“For an architectural firm to be with me as I’m learning and going along means a lot to me,” Madison said.
Ford proposed a pro bono charrette, or cypher, which he explained is a time to come up with design ideas quickly, taking just a couple of hours to “conceptualize a space.” The group talked about programming and amenity possibilities for the future center, whether it partners with Movin’ Out, renovates a separate property or builds its own space.
Ford brought along SmithGroup colleagues Lilliann Dolley, an architectural associate, and Kelly Hensler, a design architect.
“It’s the Progress Center for Black Women, and me and Sabrina have this long history of working together … (but) it’s time to introduce Sabrina to some women designers,” he said, especially as Dolley is one of the few African American women in the field.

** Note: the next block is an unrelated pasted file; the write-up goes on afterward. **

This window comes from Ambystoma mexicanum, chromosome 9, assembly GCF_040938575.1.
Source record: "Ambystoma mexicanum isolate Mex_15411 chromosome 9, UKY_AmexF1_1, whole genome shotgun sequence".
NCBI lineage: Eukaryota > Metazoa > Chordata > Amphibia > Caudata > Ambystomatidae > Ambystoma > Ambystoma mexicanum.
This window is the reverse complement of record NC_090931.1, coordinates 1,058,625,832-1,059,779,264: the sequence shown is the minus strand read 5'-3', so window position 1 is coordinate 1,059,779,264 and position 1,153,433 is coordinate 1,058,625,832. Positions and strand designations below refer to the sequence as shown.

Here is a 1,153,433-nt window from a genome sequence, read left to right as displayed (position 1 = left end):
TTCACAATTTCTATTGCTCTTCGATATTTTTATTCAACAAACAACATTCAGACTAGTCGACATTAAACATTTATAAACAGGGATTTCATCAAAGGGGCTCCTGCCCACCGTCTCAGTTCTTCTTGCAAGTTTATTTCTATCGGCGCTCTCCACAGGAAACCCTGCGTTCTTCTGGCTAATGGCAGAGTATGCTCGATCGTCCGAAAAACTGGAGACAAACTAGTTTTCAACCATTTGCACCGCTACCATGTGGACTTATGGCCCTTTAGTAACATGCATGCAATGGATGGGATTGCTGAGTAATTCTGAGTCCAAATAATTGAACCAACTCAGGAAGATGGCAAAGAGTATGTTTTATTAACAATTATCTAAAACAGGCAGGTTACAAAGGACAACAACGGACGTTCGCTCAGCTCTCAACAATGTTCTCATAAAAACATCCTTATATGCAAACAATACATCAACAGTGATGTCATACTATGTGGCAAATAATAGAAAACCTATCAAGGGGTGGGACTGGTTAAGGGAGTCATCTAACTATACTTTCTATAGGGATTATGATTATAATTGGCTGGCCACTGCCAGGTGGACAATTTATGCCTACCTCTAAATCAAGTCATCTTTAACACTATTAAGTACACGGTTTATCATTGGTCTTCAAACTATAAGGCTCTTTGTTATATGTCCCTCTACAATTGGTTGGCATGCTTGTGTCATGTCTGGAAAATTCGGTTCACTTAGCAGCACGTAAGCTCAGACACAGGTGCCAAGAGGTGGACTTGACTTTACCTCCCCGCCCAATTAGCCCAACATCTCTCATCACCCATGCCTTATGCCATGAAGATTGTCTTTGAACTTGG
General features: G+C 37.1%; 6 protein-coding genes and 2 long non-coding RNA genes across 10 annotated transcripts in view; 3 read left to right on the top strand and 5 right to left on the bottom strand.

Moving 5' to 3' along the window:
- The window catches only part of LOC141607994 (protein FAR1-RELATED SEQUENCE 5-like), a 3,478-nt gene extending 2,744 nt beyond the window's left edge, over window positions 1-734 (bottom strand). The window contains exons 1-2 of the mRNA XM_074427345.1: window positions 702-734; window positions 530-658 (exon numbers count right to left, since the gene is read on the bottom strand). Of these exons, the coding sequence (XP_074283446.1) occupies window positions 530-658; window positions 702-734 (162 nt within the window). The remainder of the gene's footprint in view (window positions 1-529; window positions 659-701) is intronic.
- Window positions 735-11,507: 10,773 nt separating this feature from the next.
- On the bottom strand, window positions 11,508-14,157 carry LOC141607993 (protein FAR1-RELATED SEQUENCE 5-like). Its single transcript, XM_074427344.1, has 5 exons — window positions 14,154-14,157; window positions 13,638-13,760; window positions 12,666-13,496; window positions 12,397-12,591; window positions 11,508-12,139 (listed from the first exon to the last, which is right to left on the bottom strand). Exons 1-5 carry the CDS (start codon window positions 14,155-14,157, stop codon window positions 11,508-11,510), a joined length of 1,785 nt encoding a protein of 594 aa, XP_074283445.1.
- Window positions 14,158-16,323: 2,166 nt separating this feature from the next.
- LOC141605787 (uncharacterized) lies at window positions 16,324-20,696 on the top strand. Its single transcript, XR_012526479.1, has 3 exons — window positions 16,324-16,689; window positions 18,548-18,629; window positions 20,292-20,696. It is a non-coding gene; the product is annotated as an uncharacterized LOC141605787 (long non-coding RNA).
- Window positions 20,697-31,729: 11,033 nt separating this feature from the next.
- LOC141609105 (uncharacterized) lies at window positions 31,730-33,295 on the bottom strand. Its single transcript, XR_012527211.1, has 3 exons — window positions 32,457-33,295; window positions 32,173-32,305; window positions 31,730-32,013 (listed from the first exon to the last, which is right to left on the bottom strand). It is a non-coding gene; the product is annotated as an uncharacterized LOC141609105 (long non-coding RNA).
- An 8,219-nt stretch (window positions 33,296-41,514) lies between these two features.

At the charrette, SmithGroup provided pictures of design ideas and had participants answer questions about what they want for the center. Participants suggested programs and amenities like pregnancy support, fitness space and even a “black women TED talk.”
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Madison wants the permanent center to hold a community kitchen, computer lab and library. The wish list also includes laundry facilities, a place for teens, a large common co-working space and a small salon area.
Participants brought up ideas and concerns that Madison hadn’t considered. Madison had always planned to have a reading space for kids, but mothers also asked for a more active space, to keep kids occupied while they’re at work in the center.